About News

Sin and Confession: Newsrooms Revisit Some Major Failures

Tom Arenberg is an instructor of news media at the University of Alabama.

The Washington Post on Nov. 12 took the highly unusual step of overhauling two articles that had been posted on its website since 2017 and 2019, respectively. Recent events had suddenly called into question the accuracy of the articles, which reported on the identity of a confidential source who supposedly contributed salacious information about Donald Trump that was contained in the infamous and since discredited “Steele dossier.” The Post removed large portions of the articles, changed the headlines, removed a companion video, and appended editor’s notes. About a dozen other, related stories were corrected, as well. The Post’s editor offered public explanations on various platforms.

This got me to thinking about previous famous situations in which a news organization belatedly found fault with its coverage of a high-profile subject and decided it needed to take corrective action. I’m not thinking about individual stories that proved faulty – though there are many – nor am I thinking about discoveries of plagiarism and fabrication committed by reporters (Janet Cooke, Jayson Blair, Stephen Glass, Jonah Lehrer, Jack Kelly, Mike Barnicle – shall I stop now?)

Rather, I have in mind organizations that took a retrospective look at months or even years of stories on a subject and found overall coverage to be flawed if not disgraceful, leading to publication of an honest self-assessment or apology. Here are just some:

  • In 1990, The New York Times asked one of its writers to revisit the work of Walter Duranty, the Times’ Moscow correspondent from 1922 to 1936. Duranty was an apologist for Joseph Stalin and essentially ignored a Ukrainian famine that killed millions in 1930-31. Yet he won a Pulitzer Prize in 1934. The writer concluded that Duranty produced “some of the worst reporting to appear in this newspaper. … Having bet his reputation on Stalin, he strove to preserve it by ignoring or excusing Stalin’s crimes. He saw what he wanted to see.”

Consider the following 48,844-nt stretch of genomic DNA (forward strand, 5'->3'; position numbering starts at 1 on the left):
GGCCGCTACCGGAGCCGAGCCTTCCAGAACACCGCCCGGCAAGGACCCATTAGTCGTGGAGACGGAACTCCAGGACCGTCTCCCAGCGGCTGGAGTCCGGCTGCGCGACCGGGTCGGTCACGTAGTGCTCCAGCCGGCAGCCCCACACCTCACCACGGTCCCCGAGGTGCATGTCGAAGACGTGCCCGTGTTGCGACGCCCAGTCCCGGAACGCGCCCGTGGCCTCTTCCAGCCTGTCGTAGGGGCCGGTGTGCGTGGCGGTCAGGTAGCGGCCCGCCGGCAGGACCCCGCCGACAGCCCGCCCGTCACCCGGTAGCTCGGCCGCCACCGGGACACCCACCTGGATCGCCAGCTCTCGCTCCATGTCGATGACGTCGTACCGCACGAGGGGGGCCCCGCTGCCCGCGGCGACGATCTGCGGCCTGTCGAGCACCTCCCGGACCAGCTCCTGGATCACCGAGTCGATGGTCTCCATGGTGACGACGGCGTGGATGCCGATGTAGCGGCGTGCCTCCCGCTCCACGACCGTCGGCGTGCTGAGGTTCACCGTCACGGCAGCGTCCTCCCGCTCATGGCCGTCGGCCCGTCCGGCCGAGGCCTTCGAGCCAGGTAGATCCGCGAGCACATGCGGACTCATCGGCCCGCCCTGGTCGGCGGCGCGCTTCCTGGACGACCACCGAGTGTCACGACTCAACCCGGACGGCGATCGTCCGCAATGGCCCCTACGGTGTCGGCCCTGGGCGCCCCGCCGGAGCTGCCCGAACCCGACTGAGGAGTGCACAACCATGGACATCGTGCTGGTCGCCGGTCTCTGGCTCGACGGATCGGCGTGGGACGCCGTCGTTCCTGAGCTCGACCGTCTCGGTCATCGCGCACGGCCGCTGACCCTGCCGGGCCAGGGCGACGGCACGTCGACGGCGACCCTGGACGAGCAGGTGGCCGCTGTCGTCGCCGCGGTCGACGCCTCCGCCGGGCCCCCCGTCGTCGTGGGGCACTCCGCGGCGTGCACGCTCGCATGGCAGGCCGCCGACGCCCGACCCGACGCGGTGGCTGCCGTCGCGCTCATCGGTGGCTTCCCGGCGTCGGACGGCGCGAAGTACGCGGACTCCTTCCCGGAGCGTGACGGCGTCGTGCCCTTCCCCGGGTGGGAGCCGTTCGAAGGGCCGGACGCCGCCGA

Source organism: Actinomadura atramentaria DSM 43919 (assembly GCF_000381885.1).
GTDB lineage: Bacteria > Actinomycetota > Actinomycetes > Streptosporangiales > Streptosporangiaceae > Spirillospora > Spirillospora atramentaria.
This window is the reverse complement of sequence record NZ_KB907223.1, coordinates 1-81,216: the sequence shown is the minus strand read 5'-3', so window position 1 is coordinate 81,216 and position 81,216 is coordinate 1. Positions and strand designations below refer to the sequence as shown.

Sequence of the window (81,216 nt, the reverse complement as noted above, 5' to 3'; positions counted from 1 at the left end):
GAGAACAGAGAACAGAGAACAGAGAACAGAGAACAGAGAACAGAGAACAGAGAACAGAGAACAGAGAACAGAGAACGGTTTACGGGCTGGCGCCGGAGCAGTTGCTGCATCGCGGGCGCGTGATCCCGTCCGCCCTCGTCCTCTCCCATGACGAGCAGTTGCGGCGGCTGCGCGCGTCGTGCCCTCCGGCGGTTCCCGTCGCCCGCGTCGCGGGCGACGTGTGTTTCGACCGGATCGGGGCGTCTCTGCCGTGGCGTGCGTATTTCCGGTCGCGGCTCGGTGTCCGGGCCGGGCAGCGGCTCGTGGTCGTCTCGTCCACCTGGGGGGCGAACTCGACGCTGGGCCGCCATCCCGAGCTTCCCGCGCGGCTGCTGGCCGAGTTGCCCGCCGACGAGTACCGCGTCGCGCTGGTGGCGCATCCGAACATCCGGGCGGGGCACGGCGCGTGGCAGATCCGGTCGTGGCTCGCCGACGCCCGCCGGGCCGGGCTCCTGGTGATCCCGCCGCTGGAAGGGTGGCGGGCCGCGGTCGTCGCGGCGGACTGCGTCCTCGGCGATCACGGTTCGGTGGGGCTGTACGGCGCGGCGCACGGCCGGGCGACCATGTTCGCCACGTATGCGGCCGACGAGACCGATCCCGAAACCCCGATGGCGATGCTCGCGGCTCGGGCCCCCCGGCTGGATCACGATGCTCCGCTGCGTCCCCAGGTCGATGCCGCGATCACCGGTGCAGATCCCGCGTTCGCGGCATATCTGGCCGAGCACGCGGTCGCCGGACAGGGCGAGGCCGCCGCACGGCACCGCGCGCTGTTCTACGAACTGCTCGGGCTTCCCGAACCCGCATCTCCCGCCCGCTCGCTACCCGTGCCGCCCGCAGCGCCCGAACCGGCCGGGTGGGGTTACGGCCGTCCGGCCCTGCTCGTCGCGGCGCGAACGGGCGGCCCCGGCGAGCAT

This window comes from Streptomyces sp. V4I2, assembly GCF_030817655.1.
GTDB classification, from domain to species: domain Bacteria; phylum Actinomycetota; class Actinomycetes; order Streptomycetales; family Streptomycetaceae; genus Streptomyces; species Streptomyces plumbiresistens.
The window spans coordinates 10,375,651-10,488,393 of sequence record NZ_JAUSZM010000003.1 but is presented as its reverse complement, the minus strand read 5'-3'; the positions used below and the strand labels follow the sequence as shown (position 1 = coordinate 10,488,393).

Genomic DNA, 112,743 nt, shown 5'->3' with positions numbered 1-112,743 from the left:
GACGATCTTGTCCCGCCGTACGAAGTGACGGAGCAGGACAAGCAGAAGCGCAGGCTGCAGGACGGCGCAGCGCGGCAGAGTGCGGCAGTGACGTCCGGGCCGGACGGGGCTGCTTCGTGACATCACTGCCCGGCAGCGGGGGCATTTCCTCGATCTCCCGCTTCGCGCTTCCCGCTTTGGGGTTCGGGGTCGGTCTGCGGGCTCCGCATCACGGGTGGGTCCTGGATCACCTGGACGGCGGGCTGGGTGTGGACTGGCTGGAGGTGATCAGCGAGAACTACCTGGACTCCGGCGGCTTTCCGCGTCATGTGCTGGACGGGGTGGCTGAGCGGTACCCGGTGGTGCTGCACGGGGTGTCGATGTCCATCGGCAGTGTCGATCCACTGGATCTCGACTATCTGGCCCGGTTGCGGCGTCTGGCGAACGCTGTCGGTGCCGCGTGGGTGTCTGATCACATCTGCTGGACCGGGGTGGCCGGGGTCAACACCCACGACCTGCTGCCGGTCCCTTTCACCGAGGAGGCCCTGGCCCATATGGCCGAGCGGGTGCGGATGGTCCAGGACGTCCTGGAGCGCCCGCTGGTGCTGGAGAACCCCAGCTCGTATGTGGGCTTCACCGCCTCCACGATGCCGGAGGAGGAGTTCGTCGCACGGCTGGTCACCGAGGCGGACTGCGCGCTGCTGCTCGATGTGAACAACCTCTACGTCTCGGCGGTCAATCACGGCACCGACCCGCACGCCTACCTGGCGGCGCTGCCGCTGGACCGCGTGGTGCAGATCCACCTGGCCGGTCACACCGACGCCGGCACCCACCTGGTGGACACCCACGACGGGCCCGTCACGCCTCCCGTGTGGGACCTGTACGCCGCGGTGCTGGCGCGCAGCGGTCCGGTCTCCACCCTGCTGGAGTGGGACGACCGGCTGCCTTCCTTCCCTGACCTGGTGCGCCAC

• In 2004, the Times admitted to significant failures in its coverage leading up to the war in Iraq during the George W. Bush administration. Many reported facts in support of a war were untrue, and the Times faulted multiple reporters’ overreliance on non-credible information from “Iraqi informants, defectors and exiles bent on ‘regime change’ in Iraq.” The editors wrote, “Looking back, we wish we had been more aggressive in re-examining the claims as new evidence emerged – or failed to emerge.”
  • The Washington Post’s media critic wrote a similar piece about the war in 2004, framing the problem as lack of prominence for stories with dissenting voices. It quoted then assistant managing editor Bob Woodward: “We should have warned readers we had information that the basis for this (war) was shakier” than commonly understood. “Those are exactly the kind of statements that should be published on the front page.”